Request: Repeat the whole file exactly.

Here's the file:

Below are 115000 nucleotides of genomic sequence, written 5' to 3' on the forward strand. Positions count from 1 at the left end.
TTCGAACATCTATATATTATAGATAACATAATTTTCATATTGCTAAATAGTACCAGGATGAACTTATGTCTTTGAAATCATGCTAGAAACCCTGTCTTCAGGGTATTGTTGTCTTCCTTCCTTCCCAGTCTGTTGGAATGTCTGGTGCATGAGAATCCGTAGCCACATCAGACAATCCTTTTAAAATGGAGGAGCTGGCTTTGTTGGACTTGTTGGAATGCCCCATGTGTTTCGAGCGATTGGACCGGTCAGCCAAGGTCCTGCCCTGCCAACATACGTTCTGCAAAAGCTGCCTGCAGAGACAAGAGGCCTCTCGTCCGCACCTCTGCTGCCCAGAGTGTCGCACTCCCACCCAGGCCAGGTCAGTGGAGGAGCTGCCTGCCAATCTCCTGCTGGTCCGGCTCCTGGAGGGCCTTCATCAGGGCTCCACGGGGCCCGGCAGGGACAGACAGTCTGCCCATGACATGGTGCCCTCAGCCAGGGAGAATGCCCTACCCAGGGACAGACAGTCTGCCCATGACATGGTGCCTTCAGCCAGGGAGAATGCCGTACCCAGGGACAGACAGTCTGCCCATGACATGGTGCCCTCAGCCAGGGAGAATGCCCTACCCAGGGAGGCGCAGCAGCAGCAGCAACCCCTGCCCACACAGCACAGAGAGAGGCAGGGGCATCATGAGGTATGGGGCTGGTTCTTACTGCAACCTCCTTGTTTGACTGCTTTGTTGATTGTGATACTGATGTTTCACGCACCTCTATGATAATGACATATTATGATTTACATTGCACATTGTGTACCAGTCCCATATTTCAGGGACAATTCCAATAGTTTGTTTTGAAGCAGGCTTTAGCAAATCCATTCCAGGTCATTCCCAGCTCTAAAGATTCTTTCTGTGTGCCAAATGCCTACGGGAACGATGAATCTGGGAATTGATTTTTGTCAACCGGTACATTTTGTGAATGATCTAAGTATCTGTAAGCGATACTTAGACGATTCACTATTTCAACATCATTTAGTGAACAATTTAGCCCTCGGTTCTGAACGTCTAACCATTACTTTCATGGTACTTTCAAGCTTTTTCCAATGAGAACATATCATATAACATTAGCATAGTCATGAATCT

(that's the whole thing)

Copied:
Below are 115000 nucleotides of genomic sequence, written 5' to 3' on the forward strand. Positions count from 1 at the left end.
TTCGAACATCTATATATTATAGATAACATAATTTTCATATTGCTAAATAGTACCAGGATGAACTTATGTCTTTGAAATCATGCTAGAAACCCTGTCTTCAGGGTATTGTTGTCTTCCTTCCTTCCCAGTCTGTTGGAATGTCTGGTGCATGAGAATCCGTAGCCACATCAGACAATCCTTTTAAAATGGAGGAGCTGGCTTTGTTGGACTTGTTGGAATGCCCCATGTGTTTCGAGCGATTGGACCGGTCAGCCAAGGTCCTGCCCTGCCAACATACGTTCTGCAAAAGCTGCCTGCAGAGACAAGAGGCCTCTCGTCCGCACCTCTGCTGCCCAGAGTGTCGCACTCCCACCCAGGCCAGGTCAGTGGAGGAGCTGCCTGCCAATCTCCTGCTGGTCCGGCTCCTGGAGGGCCTTCATCAGGGCTCCACGGGGCCCGGCAGGGACAGACAGTCTGCCCATGACATGGTGCCCTCAGCCAGGGAGAATGCCCTACCCAGGGACAGACAGTCTGCCCATGACATGGTGCCTTCAGCCAGGGAGAATGCCGTACCCAGGGACAGACAGTCTGCCCATGACATGGTGCCCTCAGCCAGGGAGAATGCCCTACCCAGGGAGGCGCAGCAGCAGCAGCAACCCCTGCCCACACAGCACAGAGAGAGGCAGGGGCATCATGAGGTATGGGGCTGGTTCTTACTGCAACCTCCTTGTTTGACTGCTTTGTTGATTGTGATACTGATGTTTCACGCACCTCTATGATAATGACATATTATGATTTACATTGCACATTGTGTACCAGTCCCATATTTCAGGGACAATTCCAATAGTTTGTTTTGAAGCAGGCTTTAGCAAATCCATTCCAGGTCATTCCCAGCTCTAAAGATTCTTTCTGTGTGCCAAATGCCTACGGGAACGATGAATCTGGGAATTGATTTTTGTCAACCGGTACATTTTGTGAATGATCTAAGTATCTGTAAGCGATACTTAGACGATTCACTATTTCAACATCATTTAGTGAACAATTTAGCCCTCGGTTCTGAACGTCTAACCATTACTTTCATGGTACTTTCAAGCTTTTTCCAATGAGAACATATCATATAACATTAGCATAGTCATGAATCT